As I write this, a man I deeply care about is about to be executed. Unless a miracle occurs, when you read this, Troy Davis will be dead. Despite overwhelming evidence that casts doubt on his conviction, the powers that be in the state of Georgia are not concerned. Though Troy Davis and I have never met, I consider Troy Davis my friend. What do you do when someone is about to kill your friend?

Three years ago, while helping with a colleague’s youth retreat, I felt the call of God to help save a man’s life. In between the boat rides and the campfires, I could not stop thinking about the very real possibility that Georgia might execute someone who was innocent.

It seemed as if very few people even cared that the criminal justice system might have gotten it wrong. It seemed as if a flawed conviction only mattered, if it personally affected you. For most of the people and most of the churches in Georgia, permanently punishing the wrong man was not important.

But it was important to me. How as a society could such an ugly distortion of justice be tolerated? Furthermore, what if it was you or me, who was wrongly accused of a crime, and no one cared? Wouldn’t we want people to wake up and demand that all the facts be taken into account?

Praying for God to lead and guide me, trusting in the Holy Spirit to convict my heart, and compelled by Jesus’ command to love my neighbor, I surrendered myself to God to be used for the Kingdom. And so began my intense battle to save Troy Davis’ life.

Soon I began calling upon people to pray, to fight, and to offer advice. Within days, I recruited a few seminary friends to join me in the fight. We then rallied our seminary and our entire university, joining in with the people all across Atlanta, the state of Georgia, and around the world.

Momentum began to build and we started working with other organizations already fighting for Troy, including the NAACP, Amnesty International, and Georgian’s for Alternatives to the Death Penalty. The state was committed to killing Troy Davis, but we were determined to do everything we could to stop them.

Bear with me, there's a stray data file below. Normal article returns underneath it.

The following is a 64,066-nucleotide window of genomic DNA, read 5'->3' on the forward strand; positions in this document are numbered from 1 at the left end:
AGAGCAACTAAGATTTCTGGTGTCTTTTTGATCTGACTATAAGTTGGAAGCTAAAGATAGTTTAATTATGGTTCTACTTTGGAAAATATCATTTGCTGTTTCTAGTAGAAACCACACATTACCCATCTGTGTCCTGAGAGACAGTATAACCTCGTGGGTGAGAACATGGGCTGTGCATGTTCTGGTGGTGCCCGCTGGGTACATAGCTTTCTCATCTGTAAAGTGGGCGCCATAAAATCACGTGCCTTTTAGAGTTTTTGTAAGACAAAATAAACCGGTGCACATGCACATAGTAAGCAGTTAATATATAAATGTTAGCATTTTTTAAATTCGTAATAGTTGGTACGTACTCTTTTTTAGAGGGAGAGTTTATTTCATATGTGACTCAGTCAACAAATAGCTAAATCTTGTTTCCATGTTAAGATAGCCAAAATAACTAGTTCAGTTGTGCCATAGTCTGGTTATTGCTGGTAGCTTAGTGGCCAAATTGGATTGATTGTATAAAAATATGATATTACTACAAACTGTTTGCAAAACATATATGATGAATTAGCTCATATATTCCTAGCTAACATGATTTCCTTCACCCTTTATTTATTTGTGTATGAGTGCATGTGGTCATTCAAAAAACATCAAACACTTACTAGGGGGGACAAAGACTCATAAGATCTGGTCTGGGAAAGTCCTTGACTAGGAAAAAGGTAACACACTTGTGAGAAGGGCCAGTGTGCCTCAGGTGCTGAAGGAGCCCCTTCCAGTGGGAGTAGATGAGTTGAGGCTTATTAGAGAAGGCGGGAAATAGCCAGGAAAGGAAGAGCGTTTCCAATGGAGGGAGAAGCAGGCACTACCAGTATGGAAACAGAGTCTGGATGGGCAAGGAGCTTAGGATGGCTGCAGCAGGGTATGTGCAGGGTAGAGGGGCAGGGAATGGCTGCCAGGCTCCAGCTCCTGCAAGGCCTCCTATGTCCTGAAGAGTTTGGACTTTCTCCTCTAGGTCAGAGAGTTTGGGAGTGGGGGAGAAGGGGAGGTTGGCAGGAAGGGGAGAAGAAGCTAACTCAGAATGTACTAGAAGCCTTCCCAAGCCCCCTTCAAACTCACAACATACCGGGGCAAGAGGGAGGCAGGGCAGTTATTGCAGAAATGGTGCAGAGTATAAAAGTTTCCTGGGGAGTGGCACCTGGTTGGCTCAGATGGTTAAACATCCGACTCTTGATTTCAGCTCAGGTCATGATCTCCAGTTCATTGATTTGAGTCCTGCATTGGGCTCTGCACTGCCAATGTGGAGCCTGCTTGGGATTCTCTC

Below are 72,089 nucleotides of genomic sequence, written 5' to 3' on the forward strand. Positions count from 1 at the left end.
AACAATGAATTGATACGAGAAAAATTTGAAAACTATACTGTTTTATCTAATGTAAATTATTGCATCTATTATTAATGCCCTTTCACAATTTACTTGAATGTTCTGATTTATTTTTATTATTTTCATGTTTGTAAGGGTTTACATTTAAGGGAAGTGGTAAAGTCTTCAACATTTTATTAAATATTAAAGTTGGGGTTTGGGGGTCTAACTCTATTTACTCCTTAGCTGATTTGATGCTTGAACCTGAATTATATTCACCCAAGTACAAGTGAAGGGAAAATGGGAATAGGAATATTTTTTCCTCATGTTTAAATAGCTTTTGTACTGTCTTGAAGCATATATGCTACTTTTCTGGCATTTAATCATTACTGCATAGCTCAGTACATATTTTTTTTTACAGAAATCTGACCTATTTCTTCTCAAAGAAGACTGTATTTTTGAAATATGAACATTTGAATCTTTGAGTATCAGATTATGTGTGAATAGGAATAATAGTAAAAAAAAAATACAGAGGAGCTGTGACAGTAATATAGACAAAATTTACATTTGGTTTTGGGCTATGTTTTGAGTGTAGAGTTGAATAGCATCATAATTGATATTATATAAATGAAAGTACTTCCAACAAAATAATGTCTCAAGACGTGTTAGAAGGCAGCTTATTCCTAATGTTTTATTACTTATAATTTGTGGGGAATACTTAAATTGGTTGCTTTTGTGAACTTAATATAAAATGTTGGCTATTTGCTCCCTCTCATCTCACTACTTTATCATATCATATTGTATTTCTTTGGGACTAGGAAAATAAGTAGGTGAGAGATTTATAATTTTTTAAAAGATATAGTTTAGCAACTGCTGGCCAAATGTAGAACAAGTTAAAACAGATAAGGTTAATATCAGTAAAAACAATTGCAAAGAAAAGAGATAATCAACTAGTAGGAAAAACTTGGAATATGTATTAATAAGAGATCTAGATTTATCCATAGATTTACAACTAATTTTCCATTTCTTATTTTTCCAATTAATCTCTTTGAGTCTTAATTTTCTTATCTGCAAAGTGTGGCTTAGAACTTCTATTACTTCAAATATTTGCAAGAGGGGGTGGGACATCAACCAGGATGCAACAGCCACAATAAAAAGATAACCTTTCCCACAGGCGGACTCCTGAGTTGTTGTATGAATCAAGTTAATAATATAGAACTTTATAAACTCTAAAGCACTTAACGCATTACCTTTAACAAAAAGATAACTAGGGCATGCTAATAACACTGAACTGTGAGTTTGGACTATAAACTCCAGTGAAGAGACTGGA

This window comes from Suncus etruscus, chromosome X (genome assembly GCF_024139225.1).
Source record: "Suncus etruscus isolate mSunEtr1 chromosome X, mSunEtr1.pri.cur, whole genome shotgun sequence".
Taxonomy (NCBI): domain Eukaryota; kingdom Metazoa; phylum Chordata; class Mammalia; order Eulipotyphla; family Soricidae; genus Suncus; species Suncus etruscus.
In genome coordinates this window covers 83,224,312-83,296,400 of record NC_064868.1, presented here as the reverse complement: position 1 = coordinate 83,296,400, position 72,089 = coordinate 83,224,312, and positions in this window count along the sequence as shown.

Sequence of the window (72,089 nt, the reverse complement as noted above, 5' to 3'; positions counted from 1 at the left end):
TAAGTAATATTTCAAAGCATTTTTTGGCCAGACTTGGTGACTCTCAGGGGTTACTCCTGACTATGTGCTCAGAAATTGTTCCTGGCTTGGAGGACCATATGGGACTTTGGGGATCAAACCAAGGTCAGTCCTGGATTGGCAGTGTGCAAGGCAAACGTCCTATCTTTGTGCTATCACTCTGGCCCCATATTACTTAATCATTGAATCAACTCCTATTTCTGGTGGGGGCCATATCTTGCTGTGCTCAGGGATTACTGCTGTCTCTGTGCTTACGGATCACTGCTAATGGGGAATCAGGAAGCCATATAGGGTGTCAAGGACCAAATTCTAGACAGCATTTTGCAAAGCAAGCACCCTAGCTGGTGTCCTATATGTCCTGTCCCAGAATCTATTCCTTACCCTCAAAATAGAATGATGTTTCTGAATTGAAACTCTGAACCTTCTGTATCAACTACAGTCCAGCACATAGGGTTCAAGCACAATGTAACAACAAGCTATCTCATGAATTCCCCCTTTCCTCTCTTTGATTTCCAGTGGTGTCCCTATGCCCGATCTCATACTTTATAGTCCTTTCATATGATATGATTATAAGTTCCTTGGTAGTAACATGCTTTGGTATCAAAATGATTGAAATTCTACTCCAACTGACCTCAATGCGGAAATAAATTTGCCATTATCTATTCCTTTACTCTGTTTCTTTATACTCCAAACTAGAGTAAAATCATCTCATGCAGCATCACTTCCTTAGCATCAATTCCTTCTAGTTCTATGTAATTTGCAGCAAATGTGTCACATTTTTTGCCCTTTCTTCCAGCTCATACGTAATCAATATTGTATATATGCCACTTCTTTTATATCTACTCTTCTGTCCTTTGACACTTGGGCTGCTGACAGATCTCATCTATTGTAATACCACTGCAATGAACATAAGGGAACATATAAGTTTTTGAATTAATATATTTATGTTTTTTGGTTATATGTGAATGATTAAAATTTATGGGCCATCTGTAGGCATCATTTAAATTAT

And because of our actions, the intervention of the courts, and miracles, we did; three execution dates were put on hold. The instantaneous shouts of joy and songs of praise on those days were glorious! Millions of people worked to save Troy Davis’ life. We marched and we protested, we held vigils and we prayed, and we wrote letters and hung banners on the freeway.

All of the details of the case, the trials and appeals, the four execution dates are too lengthy to expound upon here. You should know however, that Troy Davis was found guilty of killing a cop, Officer Mark MacPhail. His death was wrong and is extremely tragic.

This week I watched as MacPhail’s daughter Madison, just a toddler at the time of her father’s death, spoke about the pain of growing up without a dad. She said there was something not right about living beyond your father’s final age. He died when he was only 27 years old.

As a Christian, I take seriously Jesus’ commands to love God and love my neighbor. Love, peace, kindness, and goodness are fruit of the Spirit and they are values of the Kingdom. They are part of the ways of God and they stand in contrast to murdering and executing people. Christians don’t all agree on that unfortunately, but surely we can agree that executing someone who is innocent or who has a strong case of innocence is stupid, unjust, and evil.

I grieve for Troy Davis, for his mother Virginia who died last year. What privilege to have known, embraced, and prayed with a woman of such grace and love. I grieve too for Officer MacPhail’s death, and for the pain his family still bears. May God bring healing and comfort to them.

Tonight my friend is scheduled to die. My heart breaks, but my hope is in Jesus Christ. And I know Troy’s is as well.


Editor's Note: Despite the cry of thousands across the world for justice on behalf of Troy, the Supreme Court denied requests for a stay of execution. The state of Georgia executed Troy Anthony Davis, pronouncing him dead at 11:08pm on Thursday, September 21. May Troy's Spirit rest in the hands of God, and may God have mercy on us all...